In some respects, this outlook may indeed carry a certain level of salience. However, it prevents people from taking a much-needed critical posture on national and international politics, as well as the duplicities and dualities of concepts such as the liberal and the illiberal. It is no secret that Western liberal internationalism, in all its manifestations, is couched in an array of essentially ‘illiberal’ agendas. Accountability, the rule of law, press freedom or any other rights issues are omnipresent universal problems, with varying manifestations from one socio-political space to another.
Putting the Dhanapala-Dialog issue in perspective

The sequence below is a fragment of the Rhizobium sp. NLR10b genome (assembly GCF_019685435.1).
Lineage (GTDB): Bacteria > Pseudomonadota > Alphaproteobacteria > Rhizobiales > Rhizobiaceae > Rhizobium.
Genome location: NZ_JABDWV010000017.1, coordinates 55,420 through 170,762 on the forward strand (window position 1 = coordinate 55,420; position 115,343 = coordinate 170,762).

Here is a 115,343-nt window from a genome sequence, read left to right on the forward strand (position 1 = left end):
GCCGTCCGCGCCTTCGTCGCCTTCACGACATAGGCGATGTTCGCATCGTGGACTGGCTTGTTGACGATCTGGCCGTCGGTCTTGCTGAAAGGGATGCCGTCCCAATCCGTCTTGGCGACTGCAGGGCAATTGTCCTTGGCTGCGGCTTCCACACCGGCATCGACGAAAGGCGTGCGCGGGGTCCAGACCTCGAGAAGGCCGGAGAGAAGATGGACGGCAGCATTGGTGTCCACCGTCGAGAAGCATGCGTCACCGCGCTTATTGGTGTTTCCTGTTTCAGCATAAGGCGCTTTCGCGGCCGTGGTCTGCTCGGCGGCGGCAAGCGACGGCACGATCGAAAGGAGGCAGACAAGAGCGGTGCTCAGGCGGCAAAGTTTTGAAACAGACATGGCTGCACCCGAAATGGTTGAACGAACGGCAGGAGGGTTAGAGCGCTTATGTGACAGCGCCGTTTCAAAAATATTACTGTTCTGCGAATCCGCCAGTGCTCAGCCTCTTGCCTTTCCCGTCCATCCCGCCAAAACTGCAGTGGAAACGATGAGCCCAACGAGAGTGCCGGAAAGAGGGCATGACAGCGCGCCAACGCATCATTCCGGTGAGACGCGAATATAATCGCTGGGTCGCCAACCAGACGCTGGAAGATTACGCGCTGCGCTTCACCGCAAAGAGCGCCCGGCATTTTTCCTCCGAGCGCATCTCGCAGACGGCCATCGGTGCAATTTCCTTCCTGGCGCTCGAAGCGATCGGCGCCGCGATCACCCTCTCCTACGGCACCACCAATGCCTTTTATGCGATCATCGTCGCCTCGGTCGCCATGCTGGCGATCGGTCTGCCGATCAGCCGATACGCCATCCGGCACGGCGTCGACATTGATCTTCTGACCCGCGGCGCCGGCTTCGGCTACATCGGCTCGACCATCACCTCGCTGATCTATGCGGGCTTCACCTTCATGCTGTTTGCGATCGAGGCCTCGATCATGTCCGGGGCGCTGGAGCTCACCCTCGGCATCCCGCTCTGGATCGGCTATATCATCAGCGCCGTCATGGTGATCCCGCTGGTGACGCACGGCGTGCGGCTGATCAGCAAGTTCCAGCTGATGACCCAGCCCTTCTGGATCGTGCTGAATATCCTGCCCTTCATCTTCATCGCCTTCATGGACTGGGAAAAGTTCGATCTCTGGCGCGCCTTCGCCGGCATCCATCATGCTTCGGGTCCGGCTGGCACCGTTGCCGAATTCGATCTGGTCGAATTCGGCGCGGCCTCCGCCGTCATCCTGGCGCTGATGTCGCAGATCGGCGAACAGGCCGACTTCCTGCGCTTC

Browsing through the existing reports on the Dhanapala-Dialog affair, one cannot help observing the gaping lack of a balanced view beyond the liberal lobby’s critique of Ambassador Dhanapala’s corporate engagements. The issue of blocking online media channels, as well as Ambassador Dhanapala’s low-profile responses to Colombo Telegraph (the above-cited articles quote from email communications between Dhanapala and Colombo Telegraph) need to be put in perspective in the backdrop of the broader picture, especially in terms of the overlapping areas of governance, accountability and corporate culture. It is not Dialog or any other telecommunications service provider that has any interest in blocking news websites in Sri Lanka. Such decisions are the exclusive preserve of governments in power, and to be more precise, of the Executive. A mixture of the provisions of the 1978 Constitution on the Executive branch and the Sri Lankan polity’s clientelist and servile inclinations ensure the concentration of tremendous and overarching influence around the Executive. A ban on independent news sources could not take place in the absence of full executive endorsement. In the present-day context, the Executive most importantly includes the defence high command, with its enhanced ties with certain foreign regimes unkind to press freedom, and willingness to solicit the support of IT specialists from such regimes to keep the press and opponents under constant watch. It is the influence of this executive cohort that prompts firms such as Dialog to ban whatever website they are ordered to ban. Unfortunately, adherence to such requests is primordial to the survival of such businesses, and executive wrath is the last thing they would aspire.